Even at 30 years the body can maintain bone mass and structure. After 30, the process of bone resorption begins to be greater than that of the production of new bones, which over several years leads to the development of osteoporosis.

The osteoporosis and reduction of bone mineral density also causes disturbances in their natural architecture, further contributing to its fragility.

Risk factors for osteoporosis

Old female
Old female
  • Old female = 70% of cases of osteoporosis occur in females.
  • Consumption of alcoholic beverages
  • Short stature and low weight
  • Low intake of calcium and vitamin D
  • Physical inactivity
  • Caucasian (white) and Asian race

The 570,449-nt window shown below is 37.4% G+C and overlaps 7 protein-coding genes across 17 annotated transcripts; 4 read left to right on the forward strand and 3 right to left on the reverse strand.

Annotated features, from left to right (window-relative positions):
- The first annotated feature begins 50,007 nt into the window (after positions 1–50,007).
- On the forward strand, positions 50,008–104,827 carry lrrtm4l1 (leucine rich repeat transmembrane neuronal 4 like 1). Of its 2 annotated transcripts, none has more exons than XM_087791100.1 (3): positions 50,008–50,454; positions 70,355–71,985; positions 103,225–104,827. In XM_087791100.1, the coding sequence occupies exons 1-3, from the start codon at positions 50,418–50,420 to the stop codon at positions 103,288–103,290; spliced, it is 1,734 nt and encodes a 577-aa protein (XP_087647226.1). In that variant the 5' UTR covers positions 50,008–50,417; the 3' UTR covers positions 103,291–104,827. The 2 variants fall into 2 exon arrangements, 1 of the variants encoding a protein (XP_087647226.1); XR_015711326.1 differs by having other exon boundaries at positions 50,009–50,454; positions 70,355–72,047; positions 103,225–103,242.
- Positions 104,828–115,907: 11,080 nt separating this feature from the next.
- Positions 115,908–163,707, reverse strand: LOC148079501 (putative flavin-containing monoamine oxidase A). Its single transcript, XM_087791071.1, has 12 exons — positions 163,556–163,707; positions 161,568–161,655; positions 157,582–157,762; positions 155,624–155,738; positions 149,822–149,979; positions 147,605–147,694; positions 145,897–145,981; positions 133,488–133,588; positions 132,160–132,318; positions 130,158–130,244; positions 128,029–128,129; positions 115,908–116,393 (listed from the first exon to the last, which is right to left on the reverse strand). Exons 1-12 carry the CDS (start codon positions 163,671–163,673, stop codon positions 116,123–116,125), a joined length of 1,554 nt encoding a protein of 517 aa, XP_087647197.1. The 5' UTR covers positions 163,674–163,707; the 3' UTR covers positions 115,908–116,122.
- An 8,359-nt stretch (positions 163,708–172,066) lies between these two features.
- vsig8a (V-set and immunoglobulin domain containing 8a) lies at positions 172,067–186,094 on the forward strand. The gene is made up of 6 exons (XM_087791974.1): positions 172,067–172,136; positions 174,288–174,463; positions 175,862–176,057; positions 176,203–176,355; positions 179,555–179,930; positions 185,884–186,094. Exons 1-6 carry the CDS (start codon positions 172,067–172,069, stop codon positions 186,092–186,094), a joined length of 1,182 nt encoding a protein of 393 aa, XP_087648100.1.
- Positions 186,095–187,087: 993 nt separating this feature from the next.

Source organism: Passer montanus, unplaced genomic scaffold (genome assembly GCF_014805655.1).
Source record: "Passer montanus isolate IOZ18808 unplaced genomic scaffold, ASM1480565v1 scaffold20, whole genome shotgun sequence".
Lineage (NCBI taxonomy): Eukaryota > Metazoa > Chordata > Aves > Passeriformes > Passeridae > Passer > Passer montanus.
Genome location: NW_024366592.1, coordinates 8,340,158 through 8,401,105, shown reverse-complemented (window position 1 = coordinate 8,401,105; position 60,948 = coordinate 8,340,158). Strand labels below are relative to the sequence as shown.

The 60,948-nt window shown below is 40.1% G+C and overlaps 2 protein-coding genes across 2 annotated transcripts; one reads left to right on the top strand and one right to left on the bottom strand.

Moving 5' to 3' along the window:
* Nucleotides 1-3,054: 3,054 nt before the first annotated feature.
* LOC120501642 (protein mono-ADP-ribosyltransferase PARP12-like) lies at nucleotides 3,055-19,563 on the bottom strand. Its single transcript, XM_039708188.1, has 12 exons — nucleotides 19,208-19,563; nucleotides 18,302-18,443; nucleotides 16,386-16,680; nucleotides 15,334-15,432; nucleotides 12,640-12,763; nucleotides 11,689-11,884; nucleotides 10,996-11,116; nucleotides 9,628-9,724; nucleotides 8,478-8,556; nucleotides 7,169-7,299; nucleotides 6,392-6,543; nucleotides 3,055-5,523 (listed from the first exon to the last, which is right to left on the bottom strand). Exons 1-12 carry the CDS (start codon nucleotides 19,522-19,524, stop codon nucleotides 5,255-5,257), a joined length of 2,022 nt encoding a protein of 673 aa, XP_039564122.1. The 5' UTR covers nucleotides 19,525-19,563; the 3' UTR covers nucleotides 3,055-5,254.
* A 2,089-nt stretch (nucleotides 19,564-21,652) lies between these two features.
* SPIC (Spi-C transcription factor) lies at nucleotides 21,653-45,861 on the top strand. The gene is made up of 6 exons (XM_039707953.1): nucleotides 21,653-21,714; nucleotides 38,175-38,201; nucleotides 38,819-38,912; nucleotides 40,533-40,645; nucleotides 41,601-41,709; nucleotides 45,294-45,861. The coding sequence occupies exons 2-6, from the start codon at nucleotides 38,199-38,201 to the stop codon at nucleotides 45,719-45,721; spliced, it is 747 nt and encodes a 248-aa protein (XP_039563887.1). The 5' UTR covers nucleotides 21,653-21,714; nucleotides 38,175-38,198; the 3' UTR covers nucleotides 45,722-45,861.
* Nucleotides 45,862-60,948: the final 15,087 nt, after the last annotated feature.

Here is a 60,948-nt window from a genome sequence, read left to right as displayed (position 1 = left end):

• Never being pregnant
  • Positive family history
  • Menopause
  • Low sun exposure = the risk factor common to living in the northern hemisphere
  • Smoking
  • High consumption of soft drinks = There is evidence but still it cannot be asserted with 100% certainty

Diseases associated with increased risk of osteoporosis


Drugs associated with osteoporosis

Osteoporosis associated drugs
Osteoporosis associated drugs
  • Methotrexate
  • Carbamazepine
  • L-thyroxine (thyroid hormone)
  • Warfarin
  • Antidepressants
  • Corticosteroids (cortisone)
  • Phenytoin
  • Heparin
  • Furosemide

Symptoms of osteoporosis

Osteoporosis is a silent disease and usually only causes symptoms in advanced stages. The main ones are bone pain, especially back pain, fractures and reduced height for collapse of the vertebrae of the spine.